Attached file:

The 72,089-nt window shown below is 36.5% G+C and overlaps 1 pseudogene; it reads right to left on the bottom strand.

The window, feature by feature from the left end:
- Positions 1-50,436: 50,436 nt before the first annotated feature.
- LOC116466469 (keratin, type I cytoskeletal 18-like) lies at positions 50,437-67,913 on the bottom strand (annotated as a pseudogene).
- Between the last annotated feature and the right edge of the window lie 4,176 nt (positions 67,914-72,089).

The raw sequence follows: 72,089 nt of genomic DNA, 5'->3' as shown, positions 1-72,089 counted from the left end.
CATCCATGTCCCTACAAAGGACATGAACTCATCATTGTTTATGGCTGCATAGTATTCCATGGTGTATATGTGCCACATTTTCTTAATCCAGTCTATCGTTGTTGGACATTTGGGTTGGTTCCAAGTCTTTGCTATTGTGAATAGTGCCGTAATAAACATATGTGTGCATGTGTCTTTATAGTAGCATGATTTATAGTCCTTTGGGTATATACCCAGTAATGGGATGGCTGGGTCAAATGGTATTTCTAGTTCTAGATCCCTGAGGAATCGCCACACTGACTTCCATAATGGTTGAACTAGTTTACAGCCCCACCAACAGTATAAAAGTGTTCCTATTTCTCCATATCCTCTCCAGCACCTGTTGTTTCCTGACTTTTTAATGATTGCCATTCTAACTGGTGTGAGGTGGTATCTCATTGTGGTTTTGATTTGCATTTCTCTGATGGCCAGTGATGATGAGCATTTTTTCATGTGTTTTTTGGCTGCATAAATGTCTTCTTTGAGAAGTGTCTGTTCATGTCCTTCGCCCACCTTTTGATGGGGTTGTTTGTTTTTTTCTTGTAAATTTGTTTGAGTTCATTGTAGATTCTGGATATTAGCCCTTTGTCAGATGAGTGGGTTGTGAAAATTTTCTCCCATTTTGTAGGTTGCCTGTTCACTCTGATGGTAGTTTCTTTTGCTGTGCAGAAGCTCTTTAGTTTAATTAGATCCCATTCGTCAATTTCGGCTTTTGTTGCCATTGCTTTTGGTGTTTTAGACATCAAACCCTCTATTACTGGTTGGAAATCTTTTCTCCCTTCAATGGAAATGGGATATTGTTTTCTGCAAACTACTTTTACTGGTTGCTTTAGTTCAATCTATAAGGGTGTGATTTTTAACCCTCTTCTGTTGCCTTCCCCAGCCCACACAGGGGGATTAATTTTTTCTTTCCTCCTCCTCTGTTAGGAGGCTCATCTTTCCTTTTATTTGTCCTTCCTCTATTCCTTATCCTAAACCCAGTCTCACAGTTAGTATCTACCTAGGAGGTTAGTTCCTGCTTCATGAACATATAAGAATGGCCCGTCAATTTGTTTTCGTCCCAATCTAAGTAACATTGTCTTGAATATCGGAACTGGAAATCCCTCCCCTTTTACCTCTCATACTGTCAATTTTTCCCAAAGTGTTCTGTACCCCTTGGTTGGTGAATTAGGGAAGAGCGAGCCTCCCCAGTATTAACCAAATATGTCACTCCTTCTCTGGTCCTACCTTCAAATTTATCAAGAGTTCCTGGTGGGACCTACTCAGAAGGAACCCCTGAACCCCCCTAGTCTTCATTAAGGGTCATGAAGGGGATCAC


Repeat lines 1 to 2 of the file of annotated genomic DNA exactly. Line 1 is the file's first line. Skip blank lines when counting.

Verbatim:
The 72,089-nt window shown below is 36.5% G+C and overlaps 1 pseudogene; it reads right to left on the bottom strand.

The window, feature by feature from the left end: